Cadet Chapel, USMA

West Point, New York


The Cadet Chapel with the attached rectory at the United States Military Academy were designed by the architectural firm of Cram, Goodhue & Ferguson in 1906 in the Gothic Revival style for which the company had become well-known. Situated on a hillside near the high point of the campus, the chapel overlooks the academic, administrative and barracks buildings of the academy and the Hudson River below and to the east. The chapel, oriented with the main entrance on the north side of the building, has a traditional cruciform plan with a long nave and side aisles leading to the chancel and sanctuary at the south end of the building. The 165-foot tall bell tower rises above the crossing of the transept and nave. The rectory adjoins the chapel at the southeast corner of the sanctuary. The walls of the Cadet Chapel are constructed of load-bearing gneiss masonry, quarried from a nearby site on the West Point campus, with limestone used for window surrounds and tracery, belt courses and other ornament. Guastavino vaults are used at the interior groin vaults and porch ceiling.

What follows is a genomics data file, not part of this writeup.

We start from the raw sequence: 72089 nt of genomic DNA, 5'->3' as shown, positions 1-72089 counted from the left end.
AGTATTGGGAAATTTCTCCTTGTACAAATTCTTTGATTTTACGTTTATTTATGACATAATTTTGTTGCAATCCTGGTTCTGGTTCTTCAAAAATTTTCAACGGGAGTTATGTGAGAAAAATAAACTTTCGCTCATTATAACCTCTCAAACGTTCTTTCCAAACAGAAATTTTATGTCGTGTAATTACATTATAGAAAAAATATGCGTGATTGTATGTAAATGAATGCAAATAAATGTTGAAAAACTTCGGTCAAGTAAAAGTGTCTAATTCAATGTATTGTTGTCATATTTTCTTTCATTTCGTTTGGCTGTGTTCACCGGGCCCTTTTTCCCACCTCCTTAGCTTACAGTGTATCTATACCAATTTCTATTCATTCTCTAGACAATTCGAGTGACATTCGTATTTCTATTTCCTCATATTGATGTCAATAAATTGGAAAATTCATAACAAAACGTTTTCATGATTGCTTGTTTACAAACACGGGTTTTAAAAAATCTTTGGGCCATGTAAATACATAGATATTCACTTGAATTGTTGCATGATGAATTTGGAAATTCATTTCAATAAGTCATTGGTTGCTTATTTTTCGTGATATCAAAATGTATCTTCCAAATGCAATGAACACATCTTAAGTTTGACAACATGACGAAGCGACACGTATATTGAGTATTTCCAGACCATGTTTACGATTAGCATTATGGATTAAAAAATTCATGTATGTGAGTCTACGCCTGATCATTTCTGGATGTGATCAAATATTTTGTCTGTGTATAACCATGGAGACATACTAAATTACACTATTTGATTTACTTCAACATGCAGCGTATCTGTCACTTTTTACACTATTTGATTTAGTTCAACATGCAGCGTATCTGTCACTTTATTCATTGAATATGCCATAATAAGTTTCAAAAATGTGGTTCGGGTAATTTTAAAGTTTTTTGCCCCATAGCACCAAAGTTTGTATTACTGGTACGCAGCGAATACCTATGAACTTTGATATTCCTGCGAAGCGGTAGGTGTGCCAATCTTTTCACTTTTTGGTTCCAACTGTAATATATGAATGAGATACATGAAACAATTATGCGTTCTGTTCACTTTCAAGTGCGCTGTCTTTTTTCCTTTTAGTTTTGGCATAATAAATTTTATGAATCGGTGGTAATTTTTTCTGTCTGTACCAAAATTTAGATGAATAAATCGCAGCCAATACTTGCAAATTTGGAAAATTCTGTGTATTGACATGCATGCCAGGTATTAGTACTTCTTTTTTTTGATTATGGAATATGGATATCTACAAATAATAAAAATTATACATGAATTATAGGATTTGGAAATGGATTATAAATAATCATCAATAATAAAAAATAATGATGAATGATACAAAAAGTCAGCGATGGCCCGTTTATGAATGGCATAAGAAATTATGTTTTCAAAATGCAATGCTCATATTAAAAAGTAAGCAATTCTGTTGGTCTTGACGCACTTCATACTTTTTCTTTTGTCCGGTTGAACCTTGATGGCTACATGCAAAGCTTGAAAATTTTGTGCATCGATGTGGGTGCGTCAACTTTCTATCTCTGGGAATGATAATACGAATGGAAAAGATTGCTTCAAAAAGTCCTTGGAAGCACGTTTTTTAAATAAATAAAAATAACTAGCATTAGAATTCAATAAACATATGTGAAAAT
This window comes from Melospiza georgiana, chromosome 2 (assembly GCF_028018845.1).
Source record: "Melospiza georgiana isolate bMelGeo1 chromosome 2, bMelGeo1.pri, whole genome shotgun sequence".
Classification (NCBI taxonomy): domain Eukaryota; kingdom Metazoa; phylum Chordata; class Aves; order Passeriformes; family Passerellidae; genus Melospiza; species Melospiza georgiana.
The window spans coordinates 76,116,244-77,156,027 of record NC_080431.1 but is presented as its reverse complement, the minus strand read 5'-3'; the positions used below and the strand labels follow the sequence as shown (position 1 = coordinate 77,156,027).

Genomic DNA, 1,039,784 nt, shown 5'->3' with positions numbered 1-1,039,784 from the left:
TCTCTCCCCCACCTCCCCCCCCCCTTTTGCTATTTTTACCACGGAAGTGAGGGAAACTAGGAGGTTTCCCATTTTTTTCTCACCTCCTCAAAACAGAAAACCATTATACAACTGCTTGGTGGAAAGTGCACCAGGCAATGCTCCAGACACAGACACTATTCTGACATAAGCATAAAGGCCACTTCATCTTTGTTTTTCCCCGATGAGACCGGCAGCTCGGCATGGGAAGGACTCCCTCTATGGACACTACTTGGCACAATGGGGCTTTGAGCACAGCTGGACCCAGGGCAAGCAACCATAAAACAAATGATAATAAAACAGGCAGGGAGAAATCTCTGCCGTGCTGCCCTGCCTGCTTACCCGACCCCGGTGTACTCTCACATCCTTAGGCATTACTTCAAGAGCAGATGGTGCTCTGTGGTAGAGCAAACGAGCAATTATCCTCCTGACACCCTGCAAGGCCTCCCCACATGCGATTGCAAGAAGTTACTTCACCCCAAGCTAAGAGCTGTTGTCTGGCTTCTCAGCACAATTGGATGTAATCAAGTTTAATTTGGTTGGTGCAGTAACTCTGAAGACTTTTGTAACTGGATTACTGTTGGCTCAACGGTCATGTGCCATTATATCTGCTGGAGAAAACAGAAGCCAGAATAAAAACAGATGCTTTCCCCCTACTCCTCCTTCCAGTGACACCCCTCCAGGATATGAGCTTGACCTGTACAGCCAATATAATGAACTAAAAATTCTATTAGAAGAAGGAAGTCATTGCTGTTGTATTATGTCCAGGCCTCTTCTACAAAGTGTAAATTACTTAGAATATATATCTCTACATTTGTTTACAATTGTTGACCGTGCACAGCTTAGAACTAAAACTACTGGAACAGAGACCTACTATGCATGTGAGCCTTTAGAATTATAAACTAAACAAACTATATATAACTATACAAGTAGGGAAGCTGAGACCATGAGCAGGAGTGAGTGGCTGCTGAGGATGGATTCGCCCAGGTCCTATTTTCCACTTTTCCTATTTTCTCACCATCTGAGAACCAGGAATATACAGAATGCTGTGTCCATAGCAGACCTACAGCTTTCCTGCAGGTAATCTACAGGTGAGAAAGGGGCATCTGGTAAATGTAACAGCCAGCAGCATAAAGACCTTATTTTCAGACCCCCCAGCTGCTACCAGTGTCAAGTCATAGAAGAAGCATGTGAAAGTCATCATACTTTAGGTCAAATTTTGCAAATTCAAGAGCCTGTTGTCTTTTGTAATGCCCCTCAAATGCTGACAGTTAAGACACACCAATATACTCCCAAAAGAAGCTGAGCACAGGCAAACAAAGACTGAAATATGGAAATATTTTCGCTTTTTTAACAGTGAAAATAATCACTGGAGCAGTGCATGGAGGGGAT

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Scope of work

  • Surveyed existing condition of the exterior masonry at all areas of chapel and rectory.
  • Documented existing condition of interior brick at bell tower and the Guastavino vaults, limestone tracery and interior masonry at the crossing and one vault in the nave.
  • Performed investigation of all roof drains and pipes using a fiber-optic diagnostic tool (the SeeSnake®).
  • Provided live-feed video to project team during inspection of interor and representative exterior areas.

Original architect

  • Bertram Goodhue of Cram, Goodhue & Ferguson Architects (completed in 1910)

Building owner

  • United States Military Academy

In collaboration with